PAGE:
Half-Baked Hall: 1985

Richie Ashburn sails in with 81% of the vote.


Happy Hanukkah

  • Rod Carew (55%, 16 Votes)
  • Rollie Fingers (28%, 8 Votes)
  • Al Oliver (7%, 2 Votes)
  • Rusty Staub (7%, 2 Votes)
  • Jerry Koosman (3%, 1 Votes)
  • Steve Rogers (0%, 0 Votes)
  • None of them! (0%, 0 Votes)

Total Voters: 16

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7 thoughts on “Half-Baked Hall: 1985”

  1. Al Oliver would probably have a pretty good Hall of Fame resume had he walked more, though I suppose that might not have helped him when he was a one-and-done on the ballot in 1991. There are 36 players in the HoF with at least 2500 hits and 500 doubles. The list of non-HoF players with those two totals is not very long — in fact, when Oliver retired, he was the only guy on it. The only others to join him over the next twenty years were Pete Rose and Dave Parker. Now there are seventeen players with those totals, but quite a few either are likely to be inducted soon (Beltrán, Beltré, Jeter, Pujols) , or unlikely to ever be inducted (Bonds, Canó, Palmeiro, Manny B Manny, A-Rod, Rose). Oliver walked in just 5.5% of his career PA, which makes him, Beltré, Canó, Dave Parker, & Garret Anderson the only guys on that list with walk rates below 8%. Of those, only Beltré has a solid shot at induction. All that said, were Oliver inducted, his WAR Batting Runs would place him at 35th on the 2500/500 list, between Robin Yount & Cal Ripken.

    Despite playing well out of position — Oliver was a first baseman in the minors — he acquitted himself decently in center field early in his career. The Pirates put him in center because Clemente was in right, Stargell in left, and because they apparently considered Bob Robertson good enough to encroach on a regular spot for Oliver at his natural position. To find a place for Oliver in the lineup, in 1970 the Pirates sent him to the Puerto Rican winter league (where he was managed by Clemente) to learn to play center. When they were convinced Oliver could handle the position, the Bucs traded their regular center fielder, Matty Alou, to the Cardinals. Oliver did play first base, however, when the Pirates fielded MLB's first all-black lineup in September 1971.

    Oliver and Larry Hisle grew up together, and both lost their mothers when they were twelve years old. (Oliver & Hisle were also on a Legion team with Gene Tenace.) Sadly, Oliver's father died shortly before his son was called up to the Pirates, apparently due to decades of inhaling dust in the brickyard where he worked.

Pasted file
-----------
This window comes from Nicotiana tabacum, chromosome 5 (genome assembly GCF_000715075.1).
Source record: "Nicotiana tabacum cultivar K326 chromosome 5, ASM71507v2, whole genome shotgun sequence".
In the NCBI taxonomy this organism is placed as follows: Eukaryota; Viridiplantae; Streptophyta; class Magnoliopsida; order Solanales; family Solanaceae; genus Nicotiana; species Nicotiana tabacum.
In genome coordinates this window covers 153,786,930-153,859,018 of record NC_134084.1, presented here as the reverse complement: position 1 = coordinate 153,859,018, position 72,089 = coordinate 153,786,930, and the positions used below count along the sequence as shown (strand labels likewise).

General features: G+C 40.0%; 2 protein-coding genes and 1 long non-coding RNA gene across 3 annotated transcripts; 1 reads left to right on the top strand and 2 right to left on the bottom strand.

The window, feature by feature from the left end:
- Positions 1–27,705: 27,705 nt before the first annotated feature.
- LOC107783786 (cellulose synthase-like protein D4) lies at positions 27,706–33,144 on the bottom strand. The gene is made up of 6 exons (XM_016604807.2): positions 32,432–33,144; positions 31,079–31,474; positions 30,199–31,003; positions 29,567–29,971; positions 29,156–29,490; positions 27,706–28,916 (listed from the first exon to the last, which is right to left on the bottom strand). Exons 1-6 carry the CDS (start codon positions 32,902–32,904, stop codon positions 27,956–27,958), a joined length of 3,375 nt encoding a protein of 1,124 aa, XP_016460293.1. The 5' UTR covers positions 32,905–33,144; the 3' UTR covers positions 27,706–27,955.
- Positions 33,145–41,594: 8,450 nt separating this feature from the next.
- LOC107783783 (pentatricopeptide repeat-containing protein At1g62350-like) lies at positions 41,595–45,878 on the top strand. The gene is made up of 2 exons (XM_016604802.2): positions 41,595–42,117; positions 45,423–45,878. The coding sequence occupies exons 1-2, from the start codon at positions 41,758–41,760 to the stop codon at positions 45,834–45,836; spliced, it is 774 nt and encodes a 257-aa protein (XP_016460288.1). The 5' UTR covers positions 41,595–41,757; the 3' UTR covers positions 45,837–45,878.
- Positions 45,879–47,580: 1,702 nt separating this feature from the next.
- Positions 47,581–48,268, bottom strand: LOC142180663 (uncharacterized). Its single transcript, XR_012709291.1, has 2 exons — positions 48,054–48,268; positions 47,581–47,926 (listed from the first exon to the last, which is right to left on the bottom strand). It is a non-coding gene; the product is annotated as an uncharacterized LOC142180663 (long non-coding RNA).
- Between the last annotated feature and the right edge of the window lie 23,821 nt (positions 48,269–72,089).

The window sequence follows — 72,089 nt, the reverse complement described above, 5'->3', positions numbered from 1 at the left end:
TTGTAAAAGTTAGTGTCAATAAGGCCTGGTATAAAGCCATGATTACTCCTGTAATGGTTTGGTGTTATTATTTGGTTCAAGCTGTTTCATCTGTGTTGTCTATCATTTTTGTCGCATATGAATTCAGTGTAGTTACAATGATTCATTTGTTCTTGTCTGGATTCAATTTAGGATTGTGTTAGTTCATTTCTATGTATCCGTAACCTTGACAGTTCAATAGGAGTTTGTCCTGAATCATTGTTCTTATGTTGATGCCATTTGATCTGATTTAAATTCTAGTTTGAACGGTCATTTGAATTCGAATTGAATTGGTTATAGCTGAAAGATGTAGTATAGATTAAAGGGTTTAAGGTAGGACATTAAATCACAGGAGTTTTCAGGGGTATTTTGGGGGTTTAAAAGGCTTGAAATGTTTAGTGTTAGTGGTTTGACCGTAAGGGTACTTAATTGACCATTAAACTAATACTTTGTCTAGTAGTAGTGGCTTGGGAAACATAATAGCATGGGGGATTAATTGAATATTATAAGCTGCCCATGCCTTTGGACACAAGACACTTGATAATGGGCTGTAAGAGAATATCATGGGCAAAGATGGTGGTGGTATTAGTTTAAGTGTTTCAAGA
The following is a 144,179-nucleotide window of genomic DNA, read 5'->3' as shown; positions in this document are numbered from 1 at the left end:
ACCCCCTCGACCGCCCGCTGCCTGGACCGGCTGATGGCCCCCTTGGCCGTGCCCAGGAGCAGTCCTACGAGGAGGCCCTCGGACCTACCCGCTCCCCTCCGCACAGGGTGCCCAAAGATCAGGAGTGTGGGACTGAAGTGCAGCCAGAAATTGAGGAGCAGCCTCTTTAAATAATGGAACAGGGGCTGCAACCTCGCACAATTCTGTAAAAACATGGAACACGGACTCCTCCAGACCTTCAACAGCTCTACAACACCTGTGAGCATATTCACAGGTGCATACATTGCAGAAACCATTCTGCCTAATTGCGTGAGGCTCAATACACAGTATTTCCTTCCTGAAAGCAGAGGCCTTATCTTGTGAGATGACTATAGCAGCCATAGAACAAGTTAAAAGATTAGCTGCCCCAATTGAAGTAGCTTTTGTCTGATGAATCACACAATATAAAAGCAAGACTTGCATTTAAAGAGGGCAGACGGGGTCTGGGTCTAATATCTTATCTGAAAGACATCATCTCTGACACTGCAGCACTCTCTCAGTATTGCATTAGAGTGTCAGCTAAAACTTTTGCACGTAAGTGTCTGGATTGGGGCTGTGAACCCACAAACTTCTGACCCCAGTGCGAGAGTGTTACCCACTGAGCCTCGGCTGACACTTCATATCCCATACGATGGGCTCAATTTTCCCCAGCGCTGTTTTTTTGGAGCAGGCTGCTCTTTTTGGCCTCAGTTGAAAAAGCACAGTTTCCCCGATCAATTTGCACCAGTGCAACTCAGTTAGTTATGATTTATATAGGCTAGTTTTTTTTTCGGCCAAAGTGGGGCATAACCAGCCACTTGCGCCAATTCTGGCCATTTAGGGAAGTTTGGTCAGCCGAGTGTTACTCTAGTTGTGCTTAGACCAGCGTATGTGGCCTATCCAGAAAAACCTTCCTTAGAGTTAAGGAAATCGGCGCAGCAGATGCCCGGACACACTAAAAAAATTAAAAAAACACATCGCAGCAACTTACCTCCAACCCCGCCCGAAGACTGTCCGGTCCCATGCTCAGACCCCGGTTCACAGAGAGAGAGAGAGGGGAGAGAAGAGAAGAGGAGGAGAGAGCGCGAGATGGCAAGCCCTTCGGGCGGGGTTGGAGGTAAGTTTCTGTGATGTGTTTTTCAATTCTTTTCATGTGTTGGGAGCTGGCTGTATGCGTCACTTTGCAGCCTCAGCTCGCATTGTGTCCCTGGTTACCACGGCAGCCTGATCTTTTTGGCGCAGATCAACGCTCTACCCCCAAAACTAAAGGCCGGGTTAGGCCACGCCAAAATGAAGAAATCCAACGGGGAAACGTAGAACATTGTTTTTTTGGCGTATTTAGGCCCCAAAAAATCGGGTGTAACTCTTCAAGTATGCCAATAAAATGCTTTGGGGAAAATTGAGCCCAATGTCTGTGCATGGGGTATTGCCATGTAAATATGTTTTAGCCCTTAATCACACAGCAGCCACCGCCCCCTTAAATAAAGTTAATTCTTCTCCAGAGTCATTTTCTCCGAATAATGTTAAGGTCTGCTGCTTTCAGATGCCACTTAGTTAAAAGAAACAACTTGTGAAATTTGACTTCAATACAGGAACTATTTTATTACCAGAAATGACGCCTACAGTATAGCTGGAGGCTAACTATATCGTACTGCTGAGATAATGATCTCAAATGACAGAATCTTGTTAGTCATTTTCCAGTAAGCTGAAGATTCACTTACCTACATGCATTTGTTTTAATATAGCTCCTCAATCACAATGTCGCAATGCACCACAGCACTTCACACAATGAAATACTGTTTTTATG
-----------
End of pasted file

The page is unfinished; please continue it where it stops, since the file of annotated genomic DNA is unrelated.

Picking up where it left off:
Even if his career topped out in at the Hall of Very Good, Al Oliver provided a HoF-worthy quote: "There’s no such thing as bragging. You’re either lying or telling the truth."

    H/t to Rory Costello, writer of Al Oliver’s SABR bio, for some of the above biographical info.

  2. Was a treat to be in the park with O's visiting the Twins and in the park where:
    Paul Molitor (3319 hits) Twin
    Eddie Murray (3255) O. 1B coach
    Cal Ripken Jr. (3184) O. 3B
    Dave Winfield (3110) in the stands
    Rod Carew (3053) in the stands

    TonyO and Kent Hrbek were also in the stands. I went over to the CCO booth and Herb Carneal signed my program.

  3. From Rollie’s SABR Bio

    After the 1972 season [team owner Charles] Finley sent [Rollie] Fingers a contract calling for a $1,000 raise for 1973. Fingers phoned Finley to argue about the contract. Finley would not budge, so Fingers slammed down the receiver and vowed never to talk to Finley again. He hired agent Jerry Kapstein to represent him in negotiations with Finley and kept his word never to speak to Finley again.


  4. Rollie had a HOF mustache, obv. But Bruce Sutter generated essentially the same rWAR in 700 fewer IP. AND he had a HOF-worthy beard.

    I also found it interesting to look at their respective K/9 figures. Fingers started out missing very few bats (and being otherwise mediocre), whereas Sutter averaged 9.6:2.6 K:BB per nine his first 4 seasons, giving up only 0 5 HR/9 while pitching in Wrigley's bandbox as his primary park.

  5. So, one of these players on the ballot:

    He is one of 4 players to hit a home run as a teenager and in his 40's. It is an interesting list.

  6. I voted for Rollie, though half-heartedly. His playoff stats are ridiculous, which swayed me.

    I also voted for Rusty Staub because his career fascinates me and I wanted him to have a vote.

    1. I wish b-r had postseason leaderboards. I would like to see how Rollie's career 2.46 postseason WPA ranks.

      FWIW, Babe Ruth comes in at 2.80 (1.20 batting and 1.60 pitching, assuming you can add these).

      Some other, off the top of my head selections:
      Reggie Jackson is at 1.18 (albeit 1.33 in WS).
      Barry Bonds, 1.18.
      Jim Palmer, 2.31.
      Pete Rose, 2.64
      Lou Gehrig, 2.30
      Greg Maddux, 1.31

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